I have had seven surgeries to treat my disease, and the eighth is scheduled for later this month.
I no longer have a colon. Twice in my life, I have endured the challenges and embraced the freedom of an ostomy.
I know more about the inner workings of a hospital, the intricacies of medical insurance and the art of medication pronunciation than I care to.
I am one of 1.4 million Americans with Inflammatory Bowel Disease (IBD)–a classification of autoimmune diseases characterized by severe abdominal pain, nausea and diarrhea. I have been diagnosed with both forms of IBD–Ulcerative Colitis and Crohn’s Disease. Although I was originally diagnosed with UC (the form of IBD that attacks only the large intestine), once my colon had been removed and examined, my doctors reluctantly changed the diagnosis to CD (the form of IBD that can attack any part of the digestive system from the mouth to the anus.)
I used to say, “I don’t let IBD define me.” I didn’t want to be the sick person everyone felt sorry for, and I had a strict don’t-ask-don’t-tell policy. I talked about my IBD on a need-to-know basis. Doctors needed to know, and that was about it. Neighbors? No. Co-workers? No.
Who would want to know anyway? The symptoms and challenges of Crohn’s Disease and Ulcerative Colits are not exactly polite dinner conversation. They are uncomfortable to talk about, and they are hard to hear. I kept it all to myself….until one night a few years ago when the Hubs and I went to a New Year’s Eve party.
As usual, the guys were sucked into the man-cave and the women drifted to the kitchen. I joined a group of women at the island and listened to another momma talking with deep concern about her 20-something son. His stomach was…”bothering” him, she said, searching for the most delicate word she could find for his ailments. “And,” she whispered, “he’s been passing blood.”
I saw the fear on her face and the horror on those of the other women listening. Some even started to drift away. I flashed back to the time not long after my twentieth birthday with I first saw blood in my stool. I remembered how scared I was and how I didn’t know what was happening. I remembered how I ignored it for months, thinking it would just go away as quickly as it started.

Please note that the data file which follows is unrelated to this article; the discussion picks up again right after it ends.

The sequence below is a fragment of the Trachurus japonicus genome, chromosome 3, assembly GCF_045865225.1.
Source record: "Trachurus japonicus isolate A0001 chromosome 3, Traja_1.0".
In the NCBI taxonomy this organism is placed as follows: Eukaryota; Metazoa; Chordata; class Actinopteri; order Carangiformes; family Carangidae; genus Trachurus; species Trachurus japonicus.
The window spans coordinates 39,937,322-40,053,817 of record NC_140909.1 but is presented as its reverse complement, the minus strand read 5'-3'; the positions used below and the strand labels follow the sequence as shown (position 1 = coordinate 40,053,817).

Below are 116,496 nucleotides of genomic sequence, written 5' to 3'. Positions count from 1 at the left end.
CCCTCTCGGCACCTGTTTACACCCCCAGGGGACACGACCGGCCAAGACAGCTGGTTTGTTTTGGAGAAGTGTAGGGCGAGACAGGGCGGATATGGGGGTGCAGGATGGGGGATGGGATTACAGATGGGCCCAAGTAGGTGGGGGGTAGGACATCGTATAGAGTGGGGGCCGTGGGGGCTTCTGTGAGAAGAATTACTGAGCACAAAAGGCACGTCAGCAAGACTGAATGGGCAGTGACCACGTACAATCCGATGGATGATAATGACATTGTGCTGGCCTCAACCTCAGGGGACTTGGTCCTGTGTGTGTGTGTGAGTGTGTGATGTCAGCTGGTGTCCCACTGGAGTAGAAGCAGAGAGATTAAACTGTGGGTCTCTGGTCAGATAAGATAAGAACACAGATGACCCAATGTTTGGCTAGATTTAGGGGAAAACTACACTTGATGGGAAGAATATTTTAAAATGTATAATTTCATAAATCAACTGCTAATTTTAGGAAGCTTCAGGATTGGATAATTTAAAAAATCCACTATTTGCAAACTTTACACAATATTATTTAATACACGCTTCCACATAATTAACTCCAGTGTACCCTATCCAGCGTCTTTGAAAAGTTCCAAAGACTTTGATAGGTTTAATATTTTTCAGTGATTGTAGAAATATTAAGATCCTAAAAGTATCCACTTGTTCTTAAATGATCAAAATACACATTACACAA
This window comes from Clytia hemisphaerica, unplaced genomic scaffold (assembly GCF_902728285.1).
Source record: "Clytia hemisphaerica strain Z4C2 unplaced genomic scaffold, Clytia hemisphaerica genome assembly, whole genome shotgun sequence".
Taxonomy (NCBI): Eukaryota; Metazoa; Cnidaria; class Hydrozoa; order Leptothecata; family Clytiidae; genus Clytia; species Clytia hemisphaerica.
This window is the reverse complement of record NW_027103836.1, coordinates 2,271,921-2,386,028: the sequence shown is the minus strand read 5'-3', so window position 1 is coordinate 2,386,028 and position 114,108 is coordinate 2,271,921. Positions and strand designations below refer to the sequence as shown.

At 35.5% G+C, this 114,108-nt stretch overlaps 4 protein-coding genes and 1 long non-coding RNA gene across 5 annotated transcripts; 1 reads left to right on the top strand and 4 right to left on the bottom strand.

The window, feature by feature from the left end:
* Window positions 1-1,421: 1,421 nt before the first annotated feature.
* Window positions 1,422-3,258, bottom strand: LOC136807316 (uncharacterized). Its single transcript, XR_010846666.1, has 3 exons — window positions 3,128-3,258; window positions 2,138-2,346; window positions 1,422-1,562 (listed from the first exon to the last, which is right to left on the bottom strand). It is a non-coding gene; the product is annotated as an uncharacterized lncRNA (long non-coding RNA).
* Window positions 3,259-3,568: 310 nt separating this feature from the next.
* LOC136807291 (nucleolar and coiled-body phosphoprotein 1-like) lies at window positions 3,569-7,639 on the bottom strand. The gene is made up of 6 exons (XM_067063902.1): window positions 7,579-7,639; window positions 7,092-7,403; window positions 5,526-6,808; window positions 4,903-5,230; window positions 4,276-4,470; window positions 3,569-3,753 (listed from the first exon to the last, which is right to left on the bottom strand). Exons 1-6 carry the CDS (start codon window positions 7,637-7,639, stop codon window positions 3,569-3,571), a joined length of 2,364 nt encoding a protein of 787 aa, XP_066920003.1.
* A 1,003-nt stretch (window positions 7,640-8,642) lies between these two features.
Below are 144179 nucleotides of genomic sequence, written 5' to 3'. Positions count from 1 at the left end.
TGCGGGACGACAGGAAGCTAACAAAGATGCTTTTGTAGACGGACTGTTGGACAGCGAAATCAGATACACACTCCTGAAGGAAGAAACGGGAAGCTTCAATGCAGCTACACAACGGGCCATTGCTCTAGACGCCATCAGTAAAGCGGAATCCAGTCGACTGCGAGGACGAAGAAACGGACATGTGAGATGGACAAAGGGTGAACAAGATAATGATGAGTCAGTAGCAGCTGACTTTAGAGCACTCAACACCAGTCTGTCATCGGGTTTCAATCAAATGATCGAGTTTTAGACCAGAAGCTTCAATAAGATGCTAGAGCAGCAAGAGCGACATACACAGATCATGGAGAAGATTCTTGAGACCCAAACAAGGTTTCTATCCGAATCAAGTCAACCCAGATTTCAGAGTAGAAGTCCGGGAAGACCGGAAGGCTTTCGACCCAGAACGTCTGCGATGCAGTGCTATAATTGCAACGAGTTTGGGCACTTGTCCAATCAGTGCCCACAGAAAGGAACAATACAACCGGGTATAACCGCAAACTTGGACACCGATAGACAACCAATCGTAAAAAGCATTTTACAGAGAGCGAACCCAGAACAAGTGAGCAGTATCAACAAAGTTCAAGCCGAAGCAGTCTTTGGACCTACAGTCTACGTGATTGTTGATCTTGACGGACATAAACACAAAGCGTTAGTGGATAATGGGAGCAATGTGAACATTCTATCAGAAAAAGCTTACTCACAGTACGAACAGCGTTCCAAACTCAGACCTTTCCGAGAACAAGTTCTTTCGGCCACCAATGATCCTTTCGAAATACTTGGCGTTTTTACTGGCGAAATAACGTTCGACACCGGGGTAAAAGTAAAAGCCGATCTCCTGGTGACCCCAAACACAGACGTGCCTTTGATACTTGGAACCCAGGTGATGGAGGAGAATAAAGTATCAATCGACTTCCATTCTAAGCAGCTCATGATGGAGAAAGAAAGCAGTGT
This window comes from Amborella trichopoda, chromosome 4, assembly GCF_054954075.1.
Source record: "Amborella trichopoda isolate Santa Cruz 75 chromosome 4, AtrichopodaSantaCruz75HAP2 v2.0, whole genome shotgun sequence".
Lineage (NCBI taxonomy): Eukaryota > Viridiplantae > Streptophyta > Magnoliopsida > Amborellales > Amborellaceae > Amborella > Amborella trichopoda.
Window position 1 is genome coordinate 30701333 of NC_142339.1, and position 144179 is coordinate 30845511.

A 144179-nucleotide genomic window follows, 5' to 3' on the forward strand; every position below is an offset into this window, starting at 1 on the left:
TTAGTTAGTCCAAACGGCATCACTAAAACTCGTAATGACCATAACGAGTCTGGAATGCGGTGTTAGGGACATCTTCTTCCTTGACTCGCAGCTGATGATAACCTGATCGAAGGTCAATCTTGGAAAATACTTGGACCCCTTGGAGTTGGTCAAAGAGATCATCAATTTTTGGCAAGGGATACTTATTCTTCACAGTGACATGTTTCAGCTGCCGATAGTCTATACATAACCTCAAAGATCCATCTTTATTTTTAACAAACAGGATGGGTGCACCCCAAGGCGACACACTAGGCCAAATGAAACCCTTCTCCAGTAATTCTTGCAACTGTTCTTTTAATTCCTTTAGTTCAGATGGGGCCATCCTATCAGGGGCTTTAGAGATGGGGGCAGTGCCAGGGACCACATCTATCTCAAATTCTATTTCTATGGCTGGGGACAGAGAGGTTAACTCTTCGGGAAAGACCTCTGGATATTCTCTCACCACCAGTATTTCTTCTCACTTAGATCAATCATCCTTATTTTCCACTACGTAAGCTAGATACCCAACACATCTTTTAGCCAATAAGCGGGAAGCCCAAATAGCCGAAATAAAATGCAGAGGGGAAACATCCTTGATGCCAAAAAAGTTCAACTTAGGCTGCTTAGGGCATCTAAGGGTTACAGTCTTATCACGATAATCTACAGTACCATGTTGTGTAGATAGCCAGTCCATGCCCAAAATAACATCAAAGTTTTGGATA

But it didn’t. It only got worse, and finally I found the courage to tell my own mother that something wasn’t right. She immediately called our family doctor, and by the end of the day, I was admitted to the hospital, starting my journey to an IBD diagnosis.
Now in this kitchen with this other momma scared for her son who was only a few years older than my own, I knew what she needed to do. She was afraid for her baby, but she didn’t know what to do or how to talk about the problems.
I waited until she was alone, then I quietly approached her. “I know what your son is going through,” I told her. “I have Crohn’s Disease. If you need the name of a good gastroenterologist or if you have any questions, please let me know.”
She hugged me and thanked me and then declared, “I never knew.” I had worked in the same building with this woman for years, and she never knew I was sick. Crohn’s Disease and Ulcerative Colitis are invisible diseases. When some of the worst symptoms are managed by medications like mine are, I don’t look sick. Inside, I might feel like I’ve swallowed glass, but on the outside, I look like everyone else. If I had been more open about CD, maybe she would have known, and maybe she would have found an excuse to stop me in the hall or knock on my office door. Maybe she wouldn’t have needed to be as frightened for her son.
Since then, I have been more open about my disease, and most of the time when I mention my CD, I hear, “Oh, my husband’s assistant has that,” or “My brother-in-law has something like that,” or “I wonder if my friend’s daughter has that.”
I no longer say that Crohn’s does not define me. By my very existence it does define me. It makes me the strong woman I am today. It makes me the caring momma I am. It makes me the hard worker I am. I have accomplished everything I have in spite of, and therefore because of, Crohn’s Disease.
This week is Crohn’s and Colitis Awareness Week. Do you know someone with Inflammatory Bowel Disease? With more than 1.4 million of us in this country, chances are you do. Learn more about the diseases at ccfa.org, and look for more posts on living with IBD from your favorite stiletto wearing blogger this week.